Why do indie fans get bothered by success? They don’t, it’s only rapid success that gets to them. It’s because a quick ascension to fame and notoriety comes with sacrifices to a band’s original sound and original fans. Such is the case with Lovedrug, whose second album, Everything Starts Where It Ends, abandons the charm of their debut for more mainstream-friendly guitar pop.
There’s something essential lacking from Lovedrug’s follow-up to 2004’s Pretend You’re Alive. It’s to the point where they almost need to seek their own advice. Everything Starts Where It Ends is full of pleasantness, but is missing the human touch of their debut. Power chords, poppy rhythms, and sober, breathy vocals tarnish the album like a retread of several radio-pop acts of the last five years. "Happy Apple Poison" starts off the album with a lip-curled acoustic warble turning into a drenching arena-jam in an all-too-familiar way. The next track isn’t much different. In fact, most of the tracks are similar.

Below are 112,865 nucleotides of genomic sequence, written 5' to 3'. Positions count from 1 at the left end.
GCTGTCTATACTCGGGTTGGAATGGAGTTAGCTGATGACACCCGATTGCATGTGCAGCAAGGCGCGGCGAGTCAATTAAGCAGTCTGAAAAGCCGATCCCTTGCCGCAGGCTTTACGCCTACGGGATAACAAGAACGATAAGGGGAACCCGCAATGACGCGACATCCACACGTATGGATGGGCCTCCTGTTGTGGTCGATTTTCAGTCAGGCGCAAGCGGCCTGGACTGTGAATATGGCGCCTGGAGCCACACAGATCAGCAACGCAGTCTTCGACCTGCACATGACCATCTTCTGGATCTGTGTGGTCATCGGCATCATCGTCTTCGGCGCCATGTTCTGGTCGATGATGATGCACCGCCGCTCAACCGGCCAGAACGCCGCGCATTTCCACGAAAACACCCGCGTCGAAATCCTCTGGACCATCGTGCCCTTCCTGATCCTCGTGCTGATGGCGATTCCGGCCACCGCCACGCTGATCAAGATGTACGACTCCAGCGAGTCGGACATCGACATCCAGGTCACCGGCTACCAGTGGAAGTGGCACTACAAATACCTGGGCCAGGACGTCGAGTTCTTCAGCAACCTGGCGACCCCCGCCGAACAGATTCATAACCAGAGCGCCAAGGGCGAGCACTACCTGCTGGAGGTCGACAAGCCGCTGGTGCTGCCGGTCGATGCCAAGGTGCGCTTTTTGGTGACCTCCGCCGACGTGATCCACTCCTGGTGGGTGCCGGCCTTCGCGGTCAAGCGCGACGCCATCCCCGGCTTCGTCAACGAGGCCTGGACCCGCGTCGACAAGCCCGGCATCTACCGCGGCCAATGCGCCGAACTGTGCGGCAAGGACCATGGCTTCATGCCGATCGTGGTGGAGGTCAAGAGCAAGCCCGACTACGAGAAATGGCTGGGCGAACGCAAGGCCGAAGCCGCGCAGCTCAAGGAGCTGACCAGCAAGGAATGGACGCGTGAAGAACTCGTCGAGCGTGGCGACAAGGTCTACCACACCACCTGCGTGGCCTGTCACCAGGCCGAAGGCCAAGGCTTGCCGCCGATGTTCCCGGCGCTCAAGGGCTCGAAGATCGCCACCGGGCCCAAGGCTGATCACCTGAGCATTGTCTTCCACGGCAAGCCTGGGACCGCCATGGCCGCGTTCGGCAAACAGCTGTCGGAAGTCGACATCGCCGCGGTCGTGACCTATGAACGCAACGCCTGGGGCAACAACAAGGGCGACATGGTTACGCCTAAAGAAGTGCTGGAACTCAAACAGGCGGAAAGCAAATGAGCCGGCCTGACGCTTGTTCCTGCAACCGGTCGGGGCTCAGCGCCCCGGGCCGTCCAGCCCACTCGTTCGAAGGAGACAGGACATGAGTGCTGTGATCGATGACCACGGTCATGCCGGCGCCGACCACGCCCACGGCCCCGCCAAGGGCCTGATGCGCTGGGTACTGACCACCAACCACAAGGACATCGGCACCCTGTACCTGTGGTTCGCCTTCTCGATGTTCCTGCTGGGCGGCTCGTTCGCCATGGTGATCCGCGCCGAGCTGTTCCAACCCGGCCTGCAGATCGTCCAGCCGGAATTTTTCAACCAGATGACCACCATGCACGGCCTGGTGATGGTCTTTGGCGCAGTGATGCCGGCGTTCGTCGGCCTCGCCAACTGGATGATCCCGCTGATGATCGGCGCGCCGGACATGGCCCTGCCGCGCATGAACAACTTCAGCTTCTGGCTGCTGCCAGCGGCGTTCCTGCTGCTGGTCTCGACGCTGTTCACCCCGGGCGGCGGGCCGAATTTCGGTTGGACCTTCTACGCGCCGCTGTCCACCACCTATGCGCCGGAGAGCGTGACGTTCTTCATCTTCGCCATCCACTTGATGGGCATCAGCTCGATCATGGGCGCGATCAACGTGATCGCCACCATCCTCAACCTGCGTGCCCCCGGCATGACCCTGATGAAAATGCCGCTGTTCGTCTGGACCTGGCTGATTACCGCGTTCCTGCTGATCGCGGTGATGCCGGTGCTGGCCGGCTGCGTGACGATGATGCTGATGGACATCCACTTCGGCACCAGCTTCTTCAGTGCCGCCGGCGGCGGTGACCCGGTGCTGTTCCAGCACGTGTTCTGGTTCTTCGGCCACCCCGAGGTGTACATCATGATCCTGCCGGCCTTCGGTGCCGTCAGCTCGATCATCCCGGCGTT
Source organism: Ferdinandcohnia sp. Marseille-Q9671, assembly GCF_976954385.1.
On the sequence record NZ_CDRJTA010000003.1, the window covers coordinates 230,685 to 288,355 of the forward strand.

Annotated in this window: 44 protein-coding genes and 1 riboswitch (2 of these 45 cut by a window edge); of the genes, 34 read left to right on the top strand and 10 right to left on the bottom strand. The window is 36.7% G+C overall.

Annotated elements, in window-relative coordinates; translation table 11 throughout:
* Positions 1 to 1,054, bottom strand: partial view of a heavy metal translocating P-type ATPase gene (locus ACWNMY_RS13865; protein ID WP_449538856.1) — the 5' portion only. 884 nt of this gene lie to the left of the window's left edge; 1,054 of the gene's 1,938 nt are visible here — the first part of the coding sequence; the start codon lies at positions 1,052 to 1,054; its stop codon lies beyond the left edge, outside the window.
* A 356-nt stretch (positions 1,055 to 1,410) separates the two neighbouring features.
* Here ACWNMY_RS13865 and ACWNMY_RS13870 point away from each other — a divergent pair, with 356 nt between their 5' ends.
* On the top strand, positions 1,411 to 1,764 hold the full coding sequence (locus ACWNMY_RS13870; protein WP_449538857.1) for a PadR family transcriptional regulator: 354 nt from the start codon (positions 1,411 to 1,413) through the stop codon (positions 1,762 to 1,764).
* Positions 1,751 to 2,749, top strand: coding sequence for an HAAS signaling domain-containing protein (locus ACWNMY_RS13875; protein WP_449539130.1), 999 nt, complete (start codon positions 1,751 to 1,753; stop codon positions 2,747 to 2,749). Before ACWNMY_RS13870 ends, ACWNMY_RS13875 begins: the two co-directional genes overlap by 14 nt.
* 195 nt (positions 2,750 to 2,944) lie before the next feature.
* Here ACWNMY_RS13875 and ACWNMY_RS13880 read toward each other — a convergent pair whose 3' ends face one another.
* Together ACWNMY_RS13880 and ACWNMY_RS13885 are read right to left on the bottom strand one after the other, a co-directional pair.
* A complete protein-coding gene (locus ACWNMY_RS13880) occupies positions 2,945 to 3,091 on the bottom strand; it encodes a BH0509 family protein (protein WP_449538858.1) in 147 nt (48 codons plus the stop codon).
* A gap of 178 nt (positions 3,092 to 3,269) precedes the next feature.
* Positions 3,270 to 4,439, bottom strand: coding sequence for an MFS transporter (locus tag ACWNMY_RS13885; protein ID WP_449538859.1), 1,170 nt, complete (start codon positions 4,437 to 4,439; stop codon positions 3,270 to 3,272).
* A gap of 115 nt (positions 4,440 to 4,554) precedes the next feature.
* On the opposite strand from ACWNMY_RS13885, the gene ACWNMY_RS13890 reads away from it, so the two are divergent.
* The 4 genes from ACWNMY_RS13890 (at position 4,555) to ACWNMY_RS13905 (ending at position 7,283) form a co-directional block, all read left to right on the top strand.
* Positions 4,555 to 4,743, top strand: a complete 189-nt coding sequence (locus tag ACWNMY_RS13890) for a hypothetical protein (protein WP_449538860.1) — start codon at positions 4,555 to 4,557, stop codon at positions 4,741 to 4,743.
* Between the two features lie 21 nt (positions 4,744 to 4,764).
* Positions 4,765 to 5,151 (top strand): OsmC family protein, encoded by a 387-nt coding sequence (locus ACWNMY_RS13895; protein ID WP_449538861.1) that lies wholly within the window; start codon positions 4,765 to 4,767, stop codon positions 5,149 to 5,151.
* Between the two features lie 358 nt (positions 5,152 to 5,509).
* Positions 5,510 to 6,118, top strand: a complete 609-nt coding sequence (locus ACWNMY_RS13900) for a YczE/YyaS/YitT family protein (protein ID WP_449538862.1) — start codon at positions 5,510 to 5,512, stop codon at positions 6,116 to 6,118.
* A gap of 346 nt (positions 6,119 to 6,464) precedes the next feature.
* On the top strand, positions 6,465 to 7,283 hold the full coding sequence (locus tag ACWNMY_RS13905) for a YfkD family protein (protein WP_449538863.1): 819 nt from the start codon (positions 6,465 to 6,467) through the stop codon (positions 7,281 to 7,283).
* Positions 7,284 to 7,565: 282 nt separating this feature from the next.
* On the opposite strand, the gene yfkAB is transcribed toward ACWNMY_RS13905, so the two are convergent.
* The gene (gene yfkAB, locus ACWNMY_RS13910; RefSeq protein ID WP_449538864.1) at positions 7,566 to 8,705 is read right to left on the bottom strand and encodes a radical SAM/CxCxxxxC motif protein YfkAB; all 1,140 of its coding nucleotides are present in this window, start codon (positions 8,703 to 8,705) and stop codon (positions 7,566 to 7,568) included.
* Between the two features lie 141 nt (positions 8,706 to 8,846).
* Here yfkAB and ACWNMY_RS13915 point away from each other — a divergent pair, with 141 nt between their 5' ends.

But when Everything Starts Where It Ends isn’t being too big, it’s calm ballads are stale. "Dancing" is a mid-tempo piano flow with a typical radio modern rock ballad beat behind it. And it only lasts for a little more than a minute. The rest of the album is a variation of the same tempo and overwrought production, unfortunately.
It would be nice to say that Lovedrug has stepped it up from their debut, but they’ve stepped it up about twenty notches too many, and lost their touch in the process. Everything Starts Where It Ends is a smiling, shouting "come say hi" to the mainstream rock world, making it more likely to get lost in the mix than if they progressed a little more thoughtfully.